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DHS-UCLA CTSI-SC CTSI Implementation Science Awardees Announced



UCLA CTSI News Archive


Daniel DeUgarte, M.D., is the UCLA recipient of the 2019 Implementation Award.

The UCLA CTSI along with the Southern California Clinical and Translational Science Institute (SC CTSI) at USC and the Los Angeles County  Department of Health Services (DHS) have partnered to fund and support interventions that will help enhance the quality, efficiency and patient-centeredness of care provided by DHS. Each participating CTSI selected one grant proposal to fund up to $75,000 each for up to one year to support the design and small scale implementation of interventions within DHS.

Below are details of the 2019 award recipients and their projects:

  • “The Hotfoot Line: Implementation and harmonization of an instant-triage program to speed care and eliminate preventable diabetes-related amputation in the Los Angeles County Department of Health Services”
    USC PIs:David G. Armstrong, MD, Professor of Clinical Surgery
    Gregory A. Magee, MD, Assistant Professor of Clinical Surgery

    : Up to one third of people with diabetes will develop a foot ulcer. Non-healing or chronic ulcerations can lead to infection and subsequent amputation. Five-year mortality of people with chronic wounds, peripheral artery disease, and/or amputation is 50%, which exceeds most cancers. In LA County, there is a remarkable 10-fold variation in amputation rates based on zip code. Assembling a motivated and experienced interdisciplinary team dramatically improves limb salvage. We propose to conduct a 24-month study using a prospective cohort design. This will consist of six-month initial data collection at four institutions: two with a limb salvage team in place (Harbor-UCLA and Olive View) and two without a formal limb salvage team (LA County-USC and Rancho Los Amigos), evaluating all patients with diabetic foot complications requiring foot surgery or vascular intervention. From this, we will use lessons learned from the existing programs to develop a system for rapid triage, and harmonize across the DHS System using best practices. After the initial harmonization, we will compare outcomes in the 18 months after integrating the interdisciplinary “Hot Foot” Line. We anticipate that formation of this team will have a measurable reduction in high-level amputation, hospital length of stay, resource utilization (imaging and parenteral antibiotic), time to operating room, and time to appointment in post-acute (outpatient wound healing) clinics across the system. We also anticipate using this program as a model of care not only for other interdisciplinary county teams, but to help slow the scourge of diabetes related amputation, worldwide.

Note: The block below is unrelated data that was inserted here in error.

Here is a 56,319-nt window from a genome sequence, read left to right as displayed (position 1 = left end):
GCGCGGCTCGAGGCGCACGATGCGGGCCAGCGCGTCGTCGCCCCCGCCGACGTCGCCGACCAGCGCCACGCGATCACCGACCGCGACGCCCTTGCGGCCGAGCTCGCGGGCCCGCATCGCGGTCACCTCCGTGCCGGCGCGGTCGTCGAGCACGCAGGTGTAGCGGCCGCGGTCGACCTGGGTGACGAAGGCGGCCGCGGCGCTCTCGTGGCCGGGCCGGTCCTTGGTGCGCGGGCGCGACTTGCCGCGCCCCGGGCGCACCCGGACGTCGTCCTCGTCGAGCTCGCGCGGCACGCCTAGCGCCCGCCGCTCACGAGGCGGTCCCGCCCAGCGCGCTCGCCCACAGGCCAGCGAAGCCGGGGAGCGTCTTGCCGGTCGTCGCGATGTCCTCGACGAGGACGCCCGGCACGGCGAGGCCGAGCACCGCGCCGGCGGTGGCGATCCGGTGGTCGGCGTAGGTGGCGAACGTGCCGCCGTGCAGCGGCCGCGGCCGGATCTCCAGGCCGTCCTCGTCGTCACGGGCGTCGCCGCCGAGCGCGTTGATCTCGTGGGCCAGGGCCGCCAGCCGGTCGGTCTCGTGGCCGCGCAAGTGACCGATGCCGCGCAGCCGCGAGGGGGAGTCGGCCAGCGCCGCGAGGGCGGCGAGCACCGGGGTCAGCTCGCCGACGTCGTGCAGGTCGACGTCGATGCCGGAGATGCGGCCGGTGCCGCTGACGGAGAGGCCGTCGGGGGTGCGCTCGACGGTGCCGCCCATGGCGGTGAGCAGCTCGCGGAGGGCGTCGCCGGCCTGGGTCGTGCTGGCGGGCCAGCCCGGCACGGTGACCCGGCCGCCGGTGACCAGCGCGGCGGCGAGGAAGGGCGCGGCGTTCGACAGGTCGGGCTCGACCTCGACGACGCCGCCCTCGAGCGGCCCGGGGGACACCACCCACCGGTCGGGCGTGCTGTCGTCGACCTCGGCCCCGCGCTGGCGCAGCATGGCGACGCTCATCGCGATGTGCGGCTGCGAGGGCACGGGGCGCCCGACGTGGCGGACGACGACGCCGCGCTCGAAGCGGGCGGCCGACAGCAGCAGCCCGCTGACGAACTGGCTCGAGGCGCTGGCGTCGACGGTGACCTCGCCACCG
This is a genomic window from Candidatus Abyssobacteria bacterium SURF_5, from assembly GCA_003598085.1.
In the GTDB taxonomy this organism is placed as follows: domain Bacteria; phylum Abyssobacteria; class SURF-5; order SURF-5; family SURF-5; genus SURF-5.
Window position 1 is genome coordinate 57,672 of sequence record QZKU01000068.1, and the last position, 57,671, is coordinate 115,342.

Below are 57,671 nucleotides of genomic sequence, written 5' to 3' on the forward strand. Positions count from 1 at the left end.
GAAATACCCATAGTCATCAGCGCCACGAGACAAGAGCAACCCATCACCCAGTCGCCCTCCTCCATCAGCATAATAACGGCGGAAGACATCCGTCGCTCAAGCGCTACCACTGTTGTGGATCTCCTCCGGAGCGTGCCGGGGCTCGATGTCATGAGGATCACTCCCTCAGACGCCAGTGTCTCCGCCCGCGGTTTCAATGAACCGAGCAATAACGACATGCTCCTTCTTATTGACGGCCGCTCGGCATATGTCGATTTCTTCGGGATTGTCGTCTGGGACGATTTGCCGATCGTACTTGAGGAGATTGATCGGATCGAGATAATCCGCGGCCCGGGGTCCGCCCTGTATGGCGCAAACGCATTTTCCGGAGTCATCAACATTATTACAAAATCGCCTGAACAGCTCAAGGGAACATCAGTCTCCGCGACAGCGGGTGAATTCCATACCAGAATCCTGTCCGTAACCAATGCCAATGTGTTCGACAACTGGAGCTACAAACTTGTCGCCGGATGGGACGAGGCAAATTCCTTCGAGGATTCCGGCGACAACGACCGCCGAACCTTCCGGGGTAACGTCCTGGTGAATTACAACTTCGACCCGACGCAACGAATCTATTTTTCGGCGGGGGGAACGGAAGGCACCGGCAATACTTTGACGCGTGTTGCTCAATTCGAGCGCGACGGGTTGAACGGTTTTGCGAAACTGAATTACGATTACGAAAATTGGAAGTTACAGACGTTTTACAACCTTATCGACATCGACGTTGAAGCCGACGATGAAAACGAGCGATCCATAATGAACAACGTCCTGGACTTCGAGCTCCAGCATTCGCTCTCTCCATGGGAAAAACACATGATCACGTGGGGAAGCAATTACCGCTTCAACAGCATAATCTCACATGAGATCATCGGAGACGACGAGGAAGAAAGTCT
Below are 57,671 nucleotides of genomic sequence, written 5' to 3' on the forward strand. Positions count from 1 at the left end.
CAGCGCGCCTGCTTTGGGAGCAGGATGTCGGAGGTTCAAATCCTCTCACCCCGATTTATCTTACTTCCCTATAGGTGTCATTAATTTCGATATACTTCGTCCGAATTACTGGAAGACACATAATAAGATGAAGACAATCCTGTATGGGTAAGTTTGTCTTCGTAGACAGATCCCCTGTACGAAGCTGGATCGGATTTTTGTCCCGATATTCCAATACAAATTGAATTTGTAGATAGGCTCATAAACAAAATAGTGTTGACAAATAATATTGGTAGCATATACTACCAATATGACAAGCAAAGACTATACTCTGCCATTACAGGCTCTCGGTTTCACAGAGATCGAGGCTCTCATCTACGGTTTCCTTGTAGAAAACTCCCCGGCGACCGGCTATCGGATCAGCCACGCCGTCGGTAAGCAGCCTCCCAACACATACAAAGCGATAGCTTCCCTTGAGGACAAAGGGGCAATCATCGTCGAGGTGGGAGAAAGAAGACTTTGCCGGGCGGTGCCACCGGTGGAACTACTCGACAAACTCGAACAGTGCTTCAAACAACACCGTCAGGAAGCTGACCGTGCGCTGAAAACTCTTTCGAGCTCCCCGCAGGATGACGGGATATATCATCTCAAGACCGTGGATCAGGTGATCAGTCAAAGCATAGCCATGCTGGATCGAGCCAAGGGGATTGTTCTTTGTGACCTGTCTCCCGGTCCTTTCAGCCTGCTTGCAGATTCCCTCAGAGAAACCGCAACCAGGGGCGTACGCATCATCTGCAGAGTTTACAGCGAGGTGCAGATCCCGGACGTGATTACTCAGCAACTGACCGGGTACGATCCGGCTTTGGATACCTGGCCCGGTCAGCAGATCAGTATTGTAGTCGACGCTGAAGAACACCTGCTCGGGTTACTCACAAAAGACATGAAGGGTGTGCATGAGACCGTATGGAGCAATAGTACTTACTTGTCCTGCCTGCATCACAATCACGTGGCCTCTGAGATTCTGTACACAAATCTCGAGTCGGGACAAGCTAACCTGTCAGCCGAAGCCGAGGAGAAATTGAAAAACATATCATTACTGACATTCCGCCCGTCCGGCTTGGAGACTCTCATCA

• “County-Wide Implementation of Post-Operative Pain Management Guidelines with Reduction of Prescribed Opioids”
    UCLA PI: Daniel DeUgarte, MD, Associate Professor of Surgery

    : Our proposal is a multidisciplinary Department of Health Services (DHS) quality improvement project intended to enhance the patient experience by standardizing post-operative pain management, reducing opioid prescriptions, preventing opioid diversion, and providing the framework for the development of opioid-sparing enhanced recovery after surgery (ERAS) protocols, which have the potential to reduce surgical complications, length of stay, and overall cost. Currently, DHS providers overprescribe opioids and underutilize non-opioid and other modalities for the treatment of post-operative pain. An estimated 5%-10% of patients who receive opioids for surgery continue to take them up to a year later. Furthermore, DHS does not provide take-back sites for disposal of unused opioids. Diversion of unused opioids for recreational purposes can lead to opioid abuse. California law now mandates that DHS providers verify opioid prescription history with Controlled Substance Utilization Review and Evaluation System (CURES) unless they provide < 5 days of opioids following a procedure. The Joint Commission has mandated that DHS establish opioid protocols and metrics. In order to promote compliance, optimize pain management, prevent opioid diversion, and enhance the patient experience, we have assembled champions at DHS training sites to update Expected Practices for postoperative pain management and develop a standardized post-operative pain management electronic medical record (EMR) order set. We intend to promote adoption of standardized guidelines by monitoring opioid prescriptions and providing feedback to providers. Pain management will provide a foundation for the development of enhanced recovery after surgery (ERAS) protocols that improve patient experience and outcomes. Finally, we plan to promote patient education about safe opioid disposal protocols and/or take-back sites at DHS facilities.
These research projects were supported by grants UL1TR001881 (UCLA CTSI) and UL1TR001855 (SC CTSI) from the National Center for Advancing Translational Science (NCATS) of the U.S. National Institutes of Health. The content is solely the responsibility of the authors and does not necessarily represent the official views of the National Institutes of Health.